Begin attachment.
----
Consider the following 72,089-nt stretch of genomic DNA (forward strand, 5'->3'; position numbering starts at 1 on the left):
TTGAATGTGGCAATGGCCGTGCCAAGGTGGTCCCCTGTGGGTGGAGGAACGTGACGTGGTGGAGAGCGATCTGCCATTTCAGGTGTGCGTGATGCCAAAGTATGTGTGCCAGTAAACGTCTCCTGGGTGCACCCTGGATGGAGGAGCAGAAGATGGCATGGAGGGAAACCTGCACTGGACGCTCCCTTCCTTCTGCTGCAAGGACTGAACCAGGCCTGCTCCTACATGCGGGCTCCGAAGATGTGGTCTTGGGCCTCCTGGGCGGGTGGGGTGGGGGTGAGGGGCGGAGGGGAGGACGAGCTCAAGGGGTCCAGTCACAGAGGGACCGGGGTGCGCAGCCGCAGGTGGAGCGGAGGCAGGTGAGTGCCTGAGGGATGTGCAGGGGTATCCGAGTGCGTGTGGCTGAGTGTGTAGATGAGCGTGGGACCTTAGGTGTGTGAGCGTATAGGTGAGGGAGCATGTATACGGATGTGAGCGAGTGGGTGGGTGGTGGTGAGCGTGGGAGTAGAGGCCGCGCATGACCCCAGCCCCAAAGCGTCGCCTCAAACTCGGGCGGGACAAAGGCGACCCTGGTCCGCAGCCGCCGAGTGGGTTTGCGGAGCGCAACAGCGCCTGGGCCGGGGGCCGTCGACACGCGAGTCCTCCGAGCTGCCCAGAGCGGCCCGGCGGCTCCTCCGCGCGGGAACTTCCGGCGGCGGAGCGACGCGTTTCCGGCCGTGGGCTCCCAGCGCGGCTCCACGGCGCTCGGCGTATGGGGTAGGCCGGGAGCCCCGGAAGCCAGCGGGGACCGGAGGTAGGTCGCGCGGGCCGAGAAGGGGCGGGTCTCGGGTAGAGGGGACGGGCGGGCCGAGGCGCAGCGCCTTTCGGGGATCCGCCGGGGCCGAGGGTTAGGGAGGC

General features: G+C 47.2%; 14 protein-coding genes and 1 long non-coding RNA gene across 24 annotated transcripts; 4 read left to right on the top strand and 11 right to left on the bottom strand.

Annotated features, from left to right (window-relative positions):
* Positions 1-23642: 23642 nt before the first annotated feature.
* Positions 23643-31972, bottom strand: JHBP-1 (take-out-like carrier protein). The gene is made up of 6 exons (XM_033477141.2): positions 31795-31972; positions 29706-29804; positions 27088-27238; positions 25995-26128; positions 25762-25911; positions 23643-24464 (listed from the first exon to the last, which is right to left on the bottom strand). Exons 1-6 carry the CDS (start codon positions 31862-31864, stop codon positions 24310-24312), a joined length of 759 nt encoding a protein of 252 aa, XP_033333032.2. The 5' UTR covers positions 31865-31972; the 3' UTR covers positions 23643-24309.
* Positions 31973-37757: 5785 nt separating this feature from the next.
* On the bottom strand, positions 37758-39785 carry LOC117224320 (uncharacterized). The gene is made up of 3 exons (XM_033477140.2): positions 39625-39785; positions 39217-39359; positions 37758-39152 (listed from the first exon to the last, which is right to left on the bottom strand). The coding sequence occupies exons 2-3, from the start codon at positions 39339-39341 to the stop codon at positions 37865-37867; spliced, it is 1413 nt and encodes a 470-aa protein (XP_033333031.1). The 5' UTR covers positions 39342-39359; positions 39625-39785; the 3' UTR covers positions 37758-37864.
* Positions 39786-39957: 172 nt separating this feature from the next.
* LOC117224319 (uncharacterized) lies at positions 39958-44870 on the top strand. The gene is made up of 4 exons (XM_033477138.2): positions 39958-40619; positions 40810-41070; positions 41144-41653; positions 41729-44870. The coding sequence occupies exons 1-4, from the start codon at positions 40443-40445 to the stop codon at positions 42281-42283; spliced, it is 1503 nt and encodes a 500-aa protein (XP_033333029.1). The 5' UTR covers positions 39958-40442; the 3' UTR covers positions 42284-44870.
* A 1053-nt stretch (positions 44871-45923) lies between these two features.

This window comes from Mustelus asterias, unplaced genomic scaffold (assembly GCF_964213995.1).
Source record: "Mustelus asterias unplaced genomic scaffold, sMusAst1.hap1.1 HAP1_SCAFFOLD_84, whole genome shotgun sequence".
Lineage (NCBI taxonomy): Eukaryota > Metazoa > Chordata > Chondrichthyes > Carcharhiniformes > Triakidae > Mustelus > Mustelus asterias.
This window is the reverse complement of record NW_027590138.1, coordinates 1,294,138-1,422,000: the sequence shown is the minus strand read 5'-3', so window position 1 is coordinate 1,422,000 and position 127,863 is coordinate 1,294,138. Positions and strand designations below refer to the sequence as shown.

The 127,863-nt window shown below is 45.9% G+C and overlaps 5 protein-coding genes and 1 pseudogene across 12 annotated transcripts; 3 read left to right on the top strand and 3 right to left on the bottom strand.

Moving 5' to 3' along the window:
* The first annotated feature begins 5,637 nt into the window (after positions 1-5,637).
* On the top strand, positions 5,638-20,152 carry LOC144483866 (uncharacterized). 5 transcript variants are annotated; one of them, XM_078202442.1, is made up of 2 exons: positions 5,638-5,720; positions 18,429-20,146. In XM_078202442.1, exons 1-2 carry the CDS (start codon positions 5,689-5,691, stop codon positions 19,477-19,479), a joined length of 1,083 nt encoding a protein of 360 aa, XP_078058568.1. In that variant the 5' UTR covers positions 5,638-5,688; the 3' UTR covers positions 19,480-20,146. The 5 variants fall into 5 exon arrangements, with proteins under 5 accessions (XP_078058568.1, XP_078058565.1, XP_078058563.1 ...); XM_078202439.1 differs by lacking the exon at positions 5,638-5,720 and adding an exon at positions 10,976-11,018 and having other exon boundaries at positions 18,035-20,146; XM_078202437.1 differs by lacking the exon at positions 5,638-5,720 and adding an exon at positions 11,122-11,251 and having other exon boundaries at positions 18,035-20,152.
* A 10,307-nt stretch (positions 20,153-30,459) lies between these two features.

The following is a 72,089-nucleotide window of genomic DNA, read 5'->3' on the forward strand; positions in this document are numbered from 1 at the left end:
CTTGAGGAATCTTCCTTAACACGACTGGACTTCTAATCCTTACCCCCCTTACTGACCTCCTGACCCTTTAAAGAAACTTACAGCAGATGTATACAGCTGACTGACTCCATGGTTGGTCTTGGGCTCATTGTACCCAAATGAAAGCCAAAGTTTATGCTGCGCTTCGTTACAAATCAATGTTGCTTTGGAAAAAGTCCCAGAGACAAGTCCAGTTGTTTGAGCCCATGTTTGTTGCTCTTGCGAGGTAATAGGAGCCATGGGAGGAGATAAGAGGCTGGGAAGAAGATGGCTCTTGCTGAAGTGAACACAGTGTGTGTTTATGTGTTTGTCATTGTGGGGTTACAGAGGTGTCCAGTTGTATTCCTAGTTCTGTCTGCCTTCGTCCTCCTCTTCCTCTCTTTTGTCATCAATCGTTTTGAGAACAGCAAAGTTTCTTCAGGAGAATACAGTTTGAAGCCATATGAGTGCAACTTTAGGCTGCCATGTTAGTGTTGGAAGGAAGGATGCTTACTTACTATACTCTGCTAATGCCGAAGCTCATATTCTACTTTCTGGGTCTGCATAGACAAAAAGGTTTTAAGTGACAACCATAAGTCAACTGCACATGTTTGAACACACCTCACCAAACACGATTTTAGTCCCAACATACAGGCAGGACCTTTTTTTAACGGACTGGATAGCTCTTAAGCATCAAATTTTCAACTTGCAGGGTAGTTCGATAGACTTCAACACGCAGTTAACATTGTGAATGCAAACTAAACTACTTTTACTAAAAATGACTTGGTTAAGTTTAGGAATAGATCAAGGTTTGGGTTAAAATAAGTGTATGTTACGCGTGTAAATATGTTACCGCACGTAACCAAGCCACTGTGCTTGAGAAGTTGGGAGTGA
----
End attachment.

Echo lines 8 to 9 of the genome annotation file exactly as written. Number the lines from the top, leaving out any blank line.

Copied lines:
* On the bottom strand, positions 37758-39785 carry LOC117224320 (uncharacterized). The gene is made up of 3 exons (XM_033477140.2): positions 39625-39785; positions 39217-39359; positions 37758-39152 (listed from the first exon to the last, which is right to left on the bottom strand). The coding sequence occupies exons 2-3, from the start codon at positions 39339-39341 to the stop codon at positions 37865-37867; spliced, it is 1413 nt and encodes a 470-aa protein (XP_033333031.1). The 5' UTR covers positions 39342-39359; positions 39625-39785; the 3' UTR covers positions 37758-37864.
* Positions 39786-39957: 172 nt separating this feature from the next.